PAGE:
The Sioux people are the bedrock of South Dakota history, the chairman of the Sisseton Wapheton Oyate told lawmakers Thursday, who have enjoyed a sovereign relationship through treaties with the United States for more than 100 years.
“That’s not critical race. That’s history and humanity,” Delbert Hopkins Jr. said during the Legislature’s annual State of the Tribes Address.
Hopkins told lawmakers his tribe is trying to be more self-reliant when it comes to producing food and energy. But that requires good roads, culverts and bridges, and he asked lawmakers to collaborate with transportation planning.
Tribes could help alleviate crushing poverty and unemployment rates that exceed 50% in some places by promoting “cultural tourism.”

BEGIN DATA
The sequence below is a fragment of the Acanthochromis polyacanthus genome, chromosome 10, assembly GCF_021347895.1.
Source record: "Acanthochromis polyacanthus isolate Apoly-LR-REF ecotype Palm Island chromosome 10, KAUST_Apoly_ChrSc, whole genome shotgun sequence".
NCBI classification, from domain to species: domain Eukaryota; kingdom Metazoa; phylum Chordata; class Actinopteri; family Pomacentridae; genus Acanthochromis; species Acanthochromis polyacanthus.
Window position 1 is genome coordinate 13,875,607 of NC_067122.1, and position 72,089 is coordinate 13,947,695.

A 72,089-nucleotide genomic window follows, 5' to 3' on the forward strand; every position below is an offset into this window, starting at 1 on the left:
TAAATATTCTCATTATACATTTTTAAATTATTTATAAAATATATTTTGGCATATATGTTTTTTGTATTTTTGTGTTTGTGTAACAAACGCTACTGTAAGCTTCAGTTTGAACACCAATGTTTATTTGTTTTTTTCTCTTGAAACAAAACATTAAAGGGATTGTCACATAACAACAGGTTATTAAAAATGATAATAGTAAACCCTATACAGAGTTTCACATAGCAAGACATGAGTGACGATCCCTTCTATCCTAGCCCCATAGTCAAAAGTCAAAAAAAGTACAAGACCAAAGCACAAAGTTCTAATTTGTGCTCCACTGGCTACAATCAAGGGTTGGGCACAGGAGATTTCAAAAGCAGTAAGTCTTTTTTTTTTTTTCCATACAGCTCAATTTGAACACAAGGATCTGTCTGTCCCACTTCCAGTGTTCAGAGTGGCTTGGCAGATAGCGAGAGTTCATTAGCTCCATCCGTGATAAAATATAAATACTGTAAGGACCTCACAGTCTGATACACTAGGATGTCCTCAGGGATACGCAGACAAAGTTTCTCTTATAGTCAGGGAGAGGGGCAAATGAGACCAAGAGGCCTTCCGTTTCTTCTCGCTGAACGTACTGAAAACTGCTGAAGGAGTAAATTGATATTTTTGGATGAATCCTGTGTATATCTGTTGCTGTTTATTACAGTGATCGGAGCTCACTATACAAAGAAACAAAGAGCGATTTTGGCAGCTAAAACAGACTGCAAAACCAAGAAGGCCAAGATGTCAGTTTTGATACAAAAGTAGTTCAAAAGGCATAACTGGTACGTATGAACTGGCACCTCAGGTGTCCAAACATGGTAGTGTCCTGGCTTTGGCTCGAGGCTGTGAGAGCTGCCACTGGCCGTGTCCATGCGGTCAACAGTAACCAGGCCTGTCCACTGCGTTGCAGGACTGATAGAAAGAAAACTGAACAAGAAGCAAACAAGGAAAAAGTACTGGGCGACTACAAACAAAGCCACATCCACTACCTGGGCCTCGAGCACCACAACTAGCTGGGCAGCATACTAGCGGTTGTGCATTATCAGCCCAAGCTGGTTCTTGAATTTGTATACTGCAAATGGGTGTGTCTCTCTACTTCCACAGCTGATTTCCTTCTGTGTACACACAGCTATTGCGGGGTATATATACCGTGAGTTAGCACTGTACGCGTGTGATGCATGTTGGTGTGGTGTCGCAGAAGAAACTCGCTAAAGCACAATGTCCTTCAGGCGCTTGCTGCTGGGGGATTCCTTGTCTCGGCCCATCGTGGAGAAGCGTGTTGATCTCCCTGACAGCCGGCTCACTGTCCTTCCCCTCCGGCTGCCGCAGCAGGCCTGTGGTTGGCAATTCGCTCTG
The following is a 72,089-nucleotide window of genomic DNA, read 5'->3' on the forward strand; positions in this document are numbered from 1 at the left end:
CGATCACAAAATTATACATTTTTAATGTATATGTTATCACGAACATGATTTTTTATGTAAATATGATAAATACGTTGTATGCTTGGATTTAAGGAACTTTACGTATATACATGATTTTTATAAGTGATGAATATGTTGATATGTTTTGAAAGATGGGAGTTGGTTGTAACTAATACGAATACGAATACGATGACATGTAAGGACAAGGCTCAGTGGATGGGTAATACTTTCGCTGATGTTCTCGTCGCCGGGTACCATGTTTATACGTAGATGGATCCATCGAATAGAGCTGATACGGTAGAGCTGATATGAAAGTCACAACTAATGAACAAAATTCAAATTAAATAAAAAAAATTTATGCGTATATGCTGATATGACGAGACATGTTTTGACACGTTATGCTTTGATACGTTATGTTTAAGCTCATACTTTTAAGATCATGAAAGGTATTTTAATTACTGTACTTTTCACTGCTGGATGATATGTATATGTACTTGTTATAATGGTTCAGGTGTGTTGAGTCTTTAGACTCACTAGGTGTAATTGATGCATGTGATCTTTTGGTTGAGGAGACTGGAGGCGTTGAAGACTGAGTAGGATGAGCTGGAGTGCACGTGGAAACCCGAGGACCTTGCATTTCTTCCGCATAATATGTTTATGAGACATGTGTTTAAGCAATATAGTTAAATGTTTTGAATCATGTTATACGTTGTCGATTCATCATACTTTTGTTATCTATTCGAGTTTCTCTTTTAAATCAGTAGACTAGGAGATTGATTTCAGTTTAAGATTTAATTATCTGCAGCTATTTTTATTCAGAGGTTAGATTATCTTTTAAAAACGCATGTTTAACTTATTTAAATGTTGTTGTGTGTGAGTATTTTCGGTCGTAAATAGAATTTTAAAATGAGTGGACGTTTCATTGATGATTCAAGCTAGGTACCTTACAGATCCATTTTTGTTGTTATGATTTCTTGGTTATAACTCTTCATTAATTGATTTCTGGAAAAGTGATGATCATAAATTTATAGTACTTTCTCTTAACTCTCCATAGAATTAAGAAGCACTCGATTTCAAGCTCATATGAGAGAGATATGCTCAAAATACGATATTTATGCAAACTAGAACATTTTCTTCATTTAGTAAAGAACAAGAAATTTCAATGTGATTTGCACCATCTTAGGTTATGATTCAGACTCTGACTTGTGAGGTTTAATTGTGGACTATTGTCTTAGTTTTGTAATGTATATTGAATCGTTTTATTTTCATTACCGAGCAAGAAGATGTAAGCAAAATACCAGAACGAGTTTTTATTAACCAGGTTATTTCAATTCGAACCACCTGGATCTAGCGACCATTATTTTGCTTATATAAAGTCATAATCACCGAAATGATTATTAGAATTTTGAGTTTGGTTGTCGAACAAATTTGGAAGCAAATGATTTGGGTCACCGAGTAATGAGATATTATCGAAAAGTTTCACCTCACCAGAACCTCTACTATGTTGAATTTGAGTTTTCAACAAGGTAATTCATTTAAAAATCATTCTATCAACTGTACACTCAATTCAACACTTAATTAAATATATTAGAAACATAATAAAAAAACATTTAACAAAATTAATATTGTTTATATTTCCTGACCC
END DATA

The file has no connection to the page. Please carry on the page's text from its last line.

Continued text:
“Native nations must take the lead," he said. “Otherwise it’s not cultural. It’s not tourism. It’s exploitation.”
Hopkins noted Native youths have more absences from school and an achievement gap. But that gap can be closed when Native youths are immersed in Native education and language.
Hopkins also noted 400 children on his reservation need a new school, and the reservation’s population is expected to double in 20 years. He asked the Legislature to support its efforts to get a new school through the federal government.
By offering mutual respect, the tribes and the state government could accomplish good for all South Dakotans, he said.
Hopkins started his speech with a moment of silence for the Native victims of the coronavirus. Many tribal elders died from COVID-19, and across the country, Natives had a death rate of 2.5 times the non-Native population, he said.
“The COVID-19 virus has hit us hard,” he said.
This article originally appeared on Sioux Falls Argus Leader: Tribal chairman addresses South Dakota lawmakers on COVID, education